Uniting the Movement, with Purpose
Last week saw the launch of the much-anticipated new strategy from Sport England. The launch event had advertised a broad range of speakers from UK Active, Parkrun, the World Health Organisation and GM Moving to reflect the intent to join forces on the big issues facing sport. The strategy is called ‘Uniting the movement’ and advocates for ‘movement, sport & physical activity.’ It outlines five big issues and five catalysts for change.
I believe there is a huge opportunity for parkour and freerunning to thrive in England over the next ten years as there is a role for members of the Parkour UK community to play in each of the issues outlined and the chance to adopt / collaborate within each of the catalysts.
There is an importance to all five of the big issues; recover & reinvent, connecting communities, positive experiences for children & young people, connecting with health and wellbeing and active environments…but there are two in particular which are central to opportunity for parkour.
Connecting communities & Active Environments
When introducing the connected communities part of the strategy, Tim Hollingsworth made the following points about sport and physical activity being a huge force for good.
“It can help reduce inequalities, it can bring people closer together, it can help create more resilient, inclusive and connected neighbourhoods, it can also help grow a local economy, it can help create jobs. It can help tackle anti-social behaviour by improving people life chances and opportunities. Put simply the clubs, the groups, the charities, the organisations that provide for community grass roots sport and physical activity. They are part of the fabric of our nation. They are how we connect and how we stay connected with each other.”
The term community has long been associated with parkour. The parkour population has referred to its ‘communities’ since the beginning, notably in the Jump London documentary in 2003 and Jump Britain in 2005. Our communities are passionate, societally and environmentally mindful, do not follow any specific structure or definition and can range in size and scale consisting of small and agile groups of individuals to large multi-faceted commercial organisations. The majority of parkour practitioners train “to be strong to be useful”, regularly volunteering time to enhance their communities, public spaces and grow the discipline.
Our community have already had an impact in many areas of the new strategy. Parkour groups have been working with young people from challenging backgrounds, fall prevention and Parkinson’s support in older populations and improving physical literacy across the life course and at all levels of sport. Parkour is made for collaboration with other groups, and these partnerships have been catalysts for change across sport, community development, education and the arts. It is very exciting for us to see that the core principles and culture of parkour – which have persisted since the beginning of the sport – are in-built in the new strategy’s approach. This means that parkour is positioned to do what it already does very well.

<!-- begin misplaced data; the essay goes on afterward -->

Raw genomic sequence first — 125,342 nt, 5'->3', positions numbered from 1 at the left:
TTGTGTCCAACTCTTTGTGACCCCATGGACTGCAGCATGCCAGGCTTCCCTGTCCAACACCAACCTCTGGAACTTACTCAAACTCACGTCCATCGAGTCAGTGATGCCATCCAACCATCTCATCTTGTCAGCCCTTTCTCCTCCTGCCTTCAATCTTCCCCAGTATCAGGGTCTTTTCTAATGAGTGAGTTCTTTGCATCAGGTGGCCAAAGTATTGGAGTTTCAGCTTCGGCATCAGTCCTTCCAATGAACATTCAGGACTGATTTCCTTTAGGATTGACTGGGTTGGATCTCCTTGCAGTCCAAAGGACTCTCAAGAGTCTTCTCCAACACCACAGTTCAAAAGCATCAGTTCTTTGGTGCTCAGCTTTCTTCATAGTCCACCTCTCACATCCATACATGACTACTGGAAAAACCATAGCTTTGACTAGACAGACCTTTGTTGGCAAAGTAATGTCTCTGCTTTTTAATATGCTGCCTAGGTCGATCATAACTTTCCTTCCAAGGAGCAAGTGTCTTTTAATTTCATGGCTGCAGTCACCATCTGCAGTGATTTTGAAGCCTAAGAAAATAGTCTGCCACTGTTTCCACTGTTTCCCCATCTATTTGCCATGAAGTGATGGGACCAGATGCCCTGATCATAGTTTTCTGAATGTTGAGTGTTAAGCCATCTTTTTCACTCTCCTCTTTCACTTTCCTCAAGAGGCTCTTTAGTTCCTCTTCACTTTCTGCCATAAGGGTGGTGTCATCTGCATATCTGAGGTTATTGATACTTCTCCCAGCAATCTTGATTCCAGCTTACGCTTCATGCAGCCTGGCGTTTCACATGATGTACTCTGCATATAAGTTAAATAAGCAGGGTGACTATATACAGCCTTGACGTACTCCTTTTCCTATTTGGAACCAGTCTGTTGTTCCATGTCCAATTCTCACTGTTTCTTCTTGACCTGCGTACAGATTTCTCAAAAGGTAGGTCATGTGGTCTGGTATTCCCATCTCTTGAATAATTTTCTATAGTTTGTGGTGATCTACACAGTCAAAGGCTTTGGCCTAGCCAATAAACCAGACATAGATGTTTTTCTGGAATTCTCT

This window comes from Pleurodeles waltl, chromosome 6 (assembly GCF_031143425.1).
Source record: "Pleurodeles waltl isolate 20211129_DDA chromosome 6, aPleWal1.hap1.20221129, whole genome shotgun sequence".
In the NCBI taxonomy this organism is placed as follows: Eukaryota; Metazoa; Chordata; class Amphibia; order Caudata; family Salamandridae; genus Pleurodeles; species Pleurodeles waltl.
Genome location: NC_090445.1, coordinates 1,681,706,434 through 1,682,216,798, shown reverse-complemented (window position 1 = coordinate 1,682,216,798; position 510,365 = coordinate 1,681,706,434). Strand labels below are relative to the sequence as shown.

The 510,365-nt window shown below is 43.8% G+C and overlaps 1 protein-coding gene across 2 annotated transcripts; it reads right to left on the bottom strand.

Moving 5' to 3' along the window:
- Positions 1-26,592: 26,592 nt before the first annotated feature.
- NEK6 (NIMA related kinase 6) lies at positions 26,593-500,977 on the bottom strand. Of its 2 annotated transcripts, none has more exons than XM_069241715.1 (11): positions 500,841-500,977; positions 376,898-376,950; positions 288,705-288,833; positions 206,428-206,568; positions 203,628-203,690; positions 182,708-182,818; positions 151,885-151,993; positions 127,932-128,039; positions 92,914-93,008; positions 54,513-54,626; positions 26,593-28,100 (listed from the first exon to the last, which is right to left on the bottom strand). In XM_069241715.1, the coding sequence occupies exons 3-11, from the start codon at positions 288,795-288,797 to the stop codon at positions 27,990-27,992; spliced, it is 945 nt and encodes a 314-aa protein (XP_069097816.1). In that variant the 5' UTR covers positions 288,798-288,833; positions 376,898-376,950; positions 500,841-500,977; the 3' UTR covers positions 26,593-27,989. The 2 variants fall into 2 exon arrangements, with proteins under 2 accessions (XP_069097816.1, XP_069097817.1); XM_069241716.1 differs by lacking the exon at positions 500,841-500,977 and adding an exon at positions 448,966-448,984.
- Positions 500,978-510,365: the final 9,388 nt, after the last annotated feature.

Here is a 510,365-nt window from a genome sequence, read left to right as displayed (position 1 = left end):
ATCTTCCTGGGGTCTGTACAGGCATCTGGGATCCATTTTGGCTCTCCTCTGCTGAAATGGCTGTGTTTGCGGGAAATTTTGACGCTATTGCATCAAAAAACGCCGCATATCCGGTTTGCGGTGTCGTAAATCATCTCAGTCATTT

Dame Sarah Storey, the Active Travel Commissioner for Sheffield City Region brought the active environments part to life and made points on altering the language we use about physical activity. “Just moving more anyway” and getting away from having it “as a slot in the diary” is exactly what lifestyle sport and parkour represents.
There are great examples from around the world of using space in multiple ways to encourage movement and play. In Denmark, The Carlsberg Metatron is a brilliant example of parkour and life existing together in the same place. The project was designed in collaboration with Streetmovement, focused on the idea of facilitating an urban space in an abstract and creative way, the main themes being play and activity.
In Newcastle, Australia the Project Market Garden was designed along with Newcastle Parkour and funded by the city. Parkour helps people to think about the value, design and beauty of any space and we’d love to see more projects like this in England to make our environments more active.
Four of the eight indicators given by Sport England as to ‘what this looks like’ within the connecting communities & active environment represent ways in which parkour can be part of the solution. Specifically;
|Uniting the Movement||Moving with Purpose|
Helping to create better places to live and the maximising the potential of green spaces, more grey spaces for Parkour though is more pertinent.
Inspiring communities to create opportunities to be active in local spaces.
As part our strategy we have set out to ‘communicate, educate and influence’. Through our Parkour parks and facility guidance work we are building on the European standard for Parkour equipment by providing advisory and technical support for stakeholders regarding the protection, enhancement and provision of Parkour spaces.
Investing in people and capacity of trusted community organisations
Advocating place-based collaboration nationally and locally to address societal issues.
As part our strategy we have set out to ‘grow our community’ and ‘to maximise culture and commercial opportunities’. Specifically, we are focussing on using Parkour to tackle key social issues & outcomes such as mental health, social inclusion and inactivity. Also use and generate online content and case studies from our communities and members to share best practice & sustainable models
If you share our excitement about ‘Uniting the Movement, with Purpose’ and would like to work with Parkour UK to contribute, please contact email@example.com.
#GiveParkourAGo #MoveWithPurpose #UnitingTheMovement
Dan Newton, Parkour UK